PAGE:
In case you've forgotten, Rita Lavelle was in charge of the Superfund program at the Environmental Protection Agency. She was fired by President Reagan in February. Last week the House of Representatives voted 413 to 0 t cite her for refusing to honor a commitee subpoena. Not a single member spoke in her behalf.

No one denies that Miss Lavelle refused to obey a subpoena requiring her to appear before a House Energy and Commerce subcommittee on March 21. Her attorney claims she didn't show up because she wanted to review documents held by the subcommittee. But that's no excuse for a complete refusal to appear. She could always claim, and quite plausibly in such complex matters, a failure of memory about a particular question.

Adding to her problems, Energy and Commerce Chairman Jihn Dingell has requested that she be prosecuted for perjury because of her testimony last year about when she learned that her former employer, Aerojet Gereneral Corp., was involved in a hazardous waste dump in California that was subject to regulation by her division of the EPA.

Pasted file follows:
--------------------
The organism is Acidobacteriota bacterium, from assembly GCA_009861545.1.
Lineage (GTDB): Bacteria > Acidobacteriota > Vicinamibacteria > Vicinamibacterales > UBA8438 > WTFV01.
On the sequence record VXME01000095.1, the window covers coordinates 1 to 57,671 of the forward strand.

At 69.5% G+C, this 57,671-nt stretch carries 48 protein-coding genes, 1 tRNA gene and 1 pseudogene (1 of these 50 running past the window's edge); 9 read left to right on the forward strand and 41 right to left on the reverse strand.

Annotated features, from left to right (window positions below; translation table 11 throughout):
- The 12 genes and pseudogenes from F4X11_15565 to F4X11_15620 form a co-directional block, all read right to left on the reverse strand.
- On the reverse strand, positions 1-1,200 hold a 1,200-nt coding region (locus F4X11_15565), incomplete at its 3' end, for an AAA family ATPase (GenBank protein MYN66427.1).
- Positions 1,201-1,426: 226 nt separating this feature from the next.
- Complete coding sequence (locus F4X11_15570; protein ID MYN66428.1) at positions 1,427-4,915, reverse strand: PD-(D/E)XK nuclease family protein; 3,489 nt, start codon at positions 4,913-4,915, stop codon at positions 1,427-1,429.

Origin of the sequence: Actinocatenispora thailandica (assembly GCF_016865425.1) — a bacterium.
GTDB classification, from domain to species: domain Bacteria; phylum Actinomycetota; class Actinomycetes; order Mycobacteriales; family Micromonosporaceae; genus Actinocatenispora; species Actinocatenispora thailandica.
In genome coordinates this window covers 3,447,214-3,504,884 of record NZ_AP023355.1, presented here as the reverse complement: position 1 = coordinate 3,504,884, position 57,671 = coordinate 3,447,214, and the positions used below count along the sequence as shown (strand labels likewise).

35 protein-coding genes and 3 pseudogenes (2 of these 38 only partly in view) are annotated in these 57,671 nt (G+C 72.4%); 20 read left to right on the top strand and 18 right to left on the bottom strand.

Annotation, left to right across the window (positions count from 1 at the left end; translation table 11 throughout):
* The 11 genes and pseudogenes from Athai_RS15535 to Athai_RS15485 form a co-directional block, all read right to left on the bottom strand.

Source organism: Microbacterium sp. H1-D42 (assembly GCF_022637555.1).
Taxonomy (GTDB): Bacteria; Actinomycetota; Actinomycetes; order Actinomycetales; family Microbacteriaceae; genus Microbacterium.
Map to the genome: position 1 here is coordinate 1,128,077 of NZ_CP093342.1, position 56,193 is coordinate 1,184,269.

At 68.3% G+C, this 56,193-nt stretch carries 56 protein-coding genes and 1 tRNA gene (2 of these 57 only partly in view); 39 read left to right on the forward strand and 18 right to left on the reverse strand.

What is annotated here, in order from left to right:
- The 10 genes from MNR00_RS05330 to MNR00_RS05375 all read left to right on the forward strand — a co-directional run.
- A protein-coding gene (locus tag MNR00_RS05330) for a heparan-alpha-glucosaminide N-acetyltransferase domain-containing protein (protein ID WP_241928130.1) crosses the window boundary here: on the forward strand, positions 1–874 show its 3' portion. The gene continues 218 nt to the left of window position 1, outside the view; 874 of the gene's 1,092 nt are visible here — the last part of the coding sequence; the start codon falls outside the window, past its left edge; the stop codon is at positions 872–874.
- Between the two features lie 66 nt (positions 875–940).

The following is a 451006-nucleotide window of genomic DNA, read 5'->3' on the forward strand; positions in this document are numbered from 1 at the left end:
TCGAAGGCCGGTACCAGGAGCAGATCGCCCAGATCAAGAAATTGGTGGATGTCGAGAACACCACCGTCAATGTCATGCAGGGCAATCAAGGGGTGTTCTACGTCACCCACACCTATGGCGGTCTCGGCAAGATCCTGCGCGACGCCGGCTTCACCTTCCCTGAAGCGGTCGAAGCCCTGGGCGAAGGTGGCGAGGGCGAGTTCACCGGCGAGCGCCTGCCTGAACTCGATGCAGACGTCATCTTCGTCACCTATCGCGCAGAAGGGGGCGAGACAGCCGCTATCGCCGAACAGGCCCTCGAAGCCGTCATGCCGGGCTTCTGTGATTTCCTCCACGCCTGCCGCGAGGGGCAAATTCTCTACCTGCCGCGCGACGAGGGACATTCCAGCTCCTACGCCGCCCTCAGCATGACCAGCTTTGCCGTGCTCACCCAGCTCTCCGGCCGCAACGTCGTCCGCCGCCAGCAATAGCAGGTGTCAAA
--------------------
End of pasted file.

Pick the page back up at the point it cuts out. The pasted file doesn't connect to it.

We confess to a certain grudging sympathy for Miss Lavelle, who accepted a position for which she was evidently not fully qualified. Less sympathy should be available for the more experienced members of the Reagan administration who offered the position to her. Nor, by the way, does it seem so outlandish that she arranged announcements of toxic waste cleanups so as to help certain politicians.

But Congress is entitled to have Miss Lavelle testify on other, more serious matters. She is the only administrator the Superfund has had, and serious questions have been raised about whether she administered the program efficiently and according to law. Unquestionably Congress has the power to cite for contempt people who, without any good excuse, refuse to respond to its subpoenas.